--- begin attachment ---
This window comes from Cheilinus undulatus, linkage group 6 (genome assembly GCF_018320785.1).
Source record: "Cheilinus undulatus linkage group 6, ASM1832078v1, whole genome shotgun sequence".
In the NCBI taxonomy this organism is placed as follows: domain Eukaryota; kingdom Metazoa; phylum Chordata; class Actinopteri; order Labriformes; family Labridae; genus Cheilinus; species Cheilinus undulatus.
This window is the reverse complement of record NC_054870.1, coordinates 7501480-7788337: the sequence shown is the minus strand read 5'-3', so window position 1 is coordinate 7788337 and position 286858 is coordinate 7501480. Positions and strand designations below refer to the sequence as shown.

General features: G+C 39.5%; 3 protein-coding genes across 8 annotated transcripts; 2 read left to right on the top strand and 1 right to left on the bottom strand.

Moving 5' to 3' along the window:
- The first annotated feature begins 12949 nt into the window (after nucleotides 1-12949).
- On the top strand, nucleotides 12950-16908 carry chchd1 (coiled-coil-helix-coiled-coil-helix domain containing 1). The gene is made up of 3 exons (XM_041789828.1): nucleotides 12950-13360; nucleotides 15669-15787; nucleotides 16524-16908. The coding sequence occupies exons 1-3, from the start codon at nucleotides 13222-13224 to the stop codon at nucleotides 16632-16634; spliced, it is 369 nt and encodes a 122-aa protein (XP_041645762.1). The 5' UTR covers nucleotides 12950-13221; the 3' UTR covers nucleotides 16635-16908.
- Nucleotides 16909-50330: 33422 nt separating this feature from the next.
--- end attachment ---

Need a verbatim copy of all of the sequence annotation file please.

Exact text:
This window comes from Cheilinus undulatus, linkage group 6 (genome assembly GCF_018320785.1).
Source record: "Cheilinus undulatus linkage group 6, ASM1832078v1, whole genome shotgun sequence".
In the NCBI taxonomy this organism is placed as follows: domain Eukaryota; kingdom Metazoa; phylum Chordata; class Actinopteri; order Labriformes; family Labridae; genus Cheilinus; species Cheilinus undulatus.
This window is the reverse complement of record NC_054870.1, coordinates 7501480-7788337: the sequence shown is the minus strand read 5'-3', so window position 1 is coordinate 7788337 and position 286858 is coordinate 7501480. Positions and strand designations below refer to the sequence as shown.

General features: G+C 39.5%; 3 protein-coding genes across 8 annotated transcripts; 2 read left to right on the top strand and 1 right to left on the bottom strand.

Moving 5' to 3' along the window:
- The first annotated feature begins 12949 nt into the window (after nucleotides 1-12949).
- On the top strand, nucleotides 12950-16908 carry chchd1 (coiled-coil-helix-coiled-coil-helix domain containing 1). The gene is made up of 3 exons (XM_041789828.1): nucleotides 12950-13360; nucleotides 15669-15787; nucleotides 16524-16908. The coding sequence occupies exons 1-3, from the start codon at nucleotides 13222-13224 to the stop codon at nucleotides 16632-16634; spliced, it is 369 nt and encodes a 122-aa protein (XP_041645762.1). The 5' UTR covers nucleotides 12950-13221; the 3' UTR covers nucleotides 16635-16908.
- Nucleotides 16909-50330: 33422 nt separating this feature from the next.